Sunday, September 11, 2011

Remembering: A Lesson in Community

If you are a regular follower of my blog you may have noticed I usually post on Sundays. With today being September 11, 2011 my first thought was to not acknowledge the 10th anniversary of 9/11 and schedule my weekly blog post for Monday.

Then my brother who lives in NYC sent me this photo he took of the 9/11 memorial:

I found it so moving, I decided to include it in a post and write about how important it is to never forget what happened on 9/11. To include my own memories; where I was, who I was with, how I remembered the crisp air of that September day and what I had been wearing.

Then this morning I read a post on Florinda's blog The 3 R's. She writes about community, reminding us September 11, 2001 was a day that brought people together, no matter where they were.
She writes:
We haven't always consistently maintained that sense of community and connectedness throughout the last decade, but it's important to remember how important it is.
I put off writing this post and went outside to read the Sunday paper with my dogs. I wasn’t able to concentrate on my reading. I kept thinking about Florinda’s post and how unconnected I have become in the past ten years in my own community.

I thought back to the days immediately following 09/11/01. How time seemed to stand still as I mourned with friends, family, co-workers and even with strangers at the gym. We put our politics aside and banded together to raise money, share news or to just say hello. I thought about bipartisan politics and how divided we as a nation have become over the past ten years. About the long winter of protests here in Wisconsin, recall elections and families who are now divided between those who are union members and those who are not.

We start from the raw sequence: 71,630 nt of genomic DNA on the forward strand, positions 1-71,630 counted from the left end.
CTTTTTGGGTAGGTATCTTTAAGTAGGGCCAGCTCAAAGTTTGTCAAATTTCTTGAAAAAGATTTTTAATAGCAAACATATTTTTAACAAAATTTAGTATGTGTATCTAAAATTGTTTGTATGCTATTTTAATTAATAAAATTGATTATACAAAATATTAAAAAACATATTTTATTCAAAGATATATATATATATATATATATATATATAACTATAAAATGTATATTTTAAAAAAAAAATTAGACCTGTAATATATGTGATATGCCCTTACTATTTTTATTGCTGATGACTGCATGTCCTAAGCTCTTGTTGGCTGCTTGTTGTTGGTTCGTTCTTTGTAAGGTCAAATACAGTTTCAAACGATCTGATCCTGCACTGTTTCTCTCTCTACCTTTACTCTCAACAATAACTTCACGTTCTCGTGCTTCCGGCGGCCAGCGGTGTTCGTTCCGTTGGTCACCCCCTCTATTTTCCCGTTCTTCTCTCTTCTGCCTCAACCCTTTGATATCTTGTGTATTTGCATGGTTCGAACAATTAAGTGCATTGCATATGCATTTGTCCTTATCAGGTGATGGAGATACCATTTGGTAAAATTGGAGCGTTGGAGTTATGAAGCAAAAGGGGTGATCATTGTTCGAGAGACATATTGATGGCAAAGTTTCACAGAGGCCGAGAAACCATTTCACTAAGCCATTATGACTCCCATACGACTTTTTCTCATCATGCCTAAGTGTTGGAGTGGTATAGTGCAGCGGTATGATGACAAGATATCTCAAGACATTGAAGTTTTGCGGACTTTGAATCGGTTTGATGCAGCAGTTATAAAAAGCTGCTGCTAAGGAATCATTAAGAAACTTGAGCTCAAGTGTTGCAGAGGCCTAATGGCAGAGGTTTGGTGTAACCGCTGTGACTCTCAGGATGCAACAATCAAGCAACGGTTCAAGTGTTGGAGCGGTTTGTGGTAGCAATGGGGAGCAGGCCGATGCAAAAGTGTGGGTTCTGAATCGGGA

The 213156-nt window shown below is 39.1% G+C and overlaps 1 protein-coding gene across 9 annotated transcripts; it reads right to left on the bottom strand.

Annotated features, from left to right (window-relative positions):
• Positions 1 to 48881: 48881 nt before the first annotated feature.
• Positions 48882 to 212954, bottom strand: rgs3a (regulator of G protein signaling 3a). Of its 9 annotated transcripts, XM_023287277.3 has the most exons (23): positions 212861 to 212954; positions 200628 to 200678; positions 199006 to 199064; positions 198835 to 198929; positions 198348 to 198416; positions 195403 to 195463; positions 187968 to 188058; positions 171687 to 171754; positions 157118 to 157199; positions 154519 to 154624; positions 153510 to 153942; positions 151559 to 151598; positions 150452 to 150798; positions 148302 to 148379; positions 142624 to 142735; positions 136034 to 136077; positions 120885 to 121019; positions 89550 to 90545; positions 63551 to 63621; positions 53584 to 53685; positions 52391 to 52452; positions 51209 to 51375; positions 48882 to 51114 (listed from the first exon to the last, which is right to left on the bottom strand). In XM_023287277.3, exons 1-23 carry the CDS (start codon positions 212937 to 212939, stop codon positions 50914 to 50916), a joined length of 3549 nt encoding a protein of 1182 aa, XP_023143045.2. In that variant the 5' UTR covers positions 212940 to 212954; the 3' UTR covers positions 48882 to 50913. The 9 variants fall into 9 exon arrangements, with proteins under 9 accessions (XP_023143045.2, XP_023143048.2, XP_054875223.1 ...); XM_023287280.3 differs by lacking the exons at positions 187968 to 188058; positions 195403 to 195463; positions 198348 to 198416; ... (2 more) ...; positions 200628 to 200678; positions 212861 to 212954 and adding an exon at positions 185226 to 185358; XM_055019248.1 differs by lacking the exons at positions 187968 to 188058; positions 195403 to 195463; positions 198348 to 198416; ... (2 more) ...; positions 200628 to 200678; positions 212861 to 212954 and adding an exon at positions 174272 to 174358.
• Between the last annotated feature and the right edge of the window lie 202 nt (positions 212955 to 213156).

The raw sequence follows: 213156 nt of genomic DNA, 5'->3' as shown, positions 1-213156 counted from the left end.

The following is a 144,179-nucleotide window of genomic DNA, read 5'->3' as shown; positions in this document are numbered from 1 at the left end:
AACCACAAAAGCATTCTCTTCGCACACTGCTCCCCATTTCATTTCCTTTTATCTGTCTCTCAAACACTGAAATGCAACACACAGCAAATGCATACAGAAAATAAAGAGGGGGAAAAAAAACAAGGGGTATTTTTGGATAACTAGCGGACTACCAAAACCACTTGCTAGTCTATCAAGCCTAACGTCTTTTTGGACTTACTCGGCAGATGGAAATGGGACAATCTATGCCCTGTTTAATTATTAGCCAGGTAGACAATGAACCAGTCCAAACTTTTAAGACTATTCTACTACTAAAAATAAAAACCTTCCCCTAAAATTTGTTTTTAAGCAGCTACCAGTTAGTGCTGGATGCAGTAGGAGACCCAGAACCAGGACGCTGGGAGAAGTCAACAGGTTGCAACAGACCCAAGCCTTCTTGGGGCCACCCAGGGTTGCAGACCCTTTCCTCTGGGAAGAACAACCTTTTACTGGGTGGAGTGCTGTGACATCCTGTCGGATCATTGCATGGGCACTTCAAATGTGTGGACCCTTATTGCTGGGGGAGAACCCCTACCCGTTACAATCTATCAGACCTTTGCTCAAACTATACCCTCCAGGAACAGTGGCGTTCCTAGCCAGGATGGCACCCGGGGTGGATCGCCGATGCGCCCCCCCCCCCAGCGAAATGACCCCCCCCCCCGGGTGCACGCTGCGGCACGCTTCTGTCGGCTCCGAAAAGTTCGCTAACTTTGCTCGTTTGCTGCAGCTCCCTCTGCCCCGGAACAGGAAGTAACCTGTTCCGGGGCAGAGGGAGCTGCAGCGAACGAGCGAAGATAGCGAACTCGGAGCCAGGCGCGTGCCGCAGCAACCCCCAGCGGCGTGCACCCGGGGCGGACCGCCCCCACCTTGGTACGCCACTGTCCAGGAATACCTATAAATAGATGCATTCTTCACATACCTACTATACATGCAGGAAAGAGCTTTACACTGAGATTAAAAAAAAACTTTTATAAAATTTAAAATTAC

I thought of my own neighbors who before yesterday I hadn’t talked to in over a year. This past year the neighbors on my block joined together to create and pay for a neighborhood improvement project. My home’s property is located just outside of the project line, so I didn’t attend the planning meetings. Plus, their meetings conflicted with my favorite aerobic class; my husband did attend and kept me informed as to what was going on. Yesterday I walked down the block to take a couple of photos of the project.

I came home two hours later with a bag of flower seeds, freshly picked vegetables, new gardening tips, my photos of the project and a years worth of neighborhood gossip. Most of my neighbors were outside. They invited me into their yards and gave me tours of their gardens. I apologized for not attending their parties. I told one of them I still wanted to volunteer with a gardening group she works with and that I still planned on becoming a master gardener. Because these activities either occur while I am working or are too time consuming, my involvement would have to wait until I am retired - in ten years. She was flabbergasted - ten years.

My work is demanding, stressful and not community oriented. I learned earlier this year I had to say no to outside engagements for my own sanity. For the first time in eleven years, I am not on the board of an organization I am involved with and I must say I miss the community.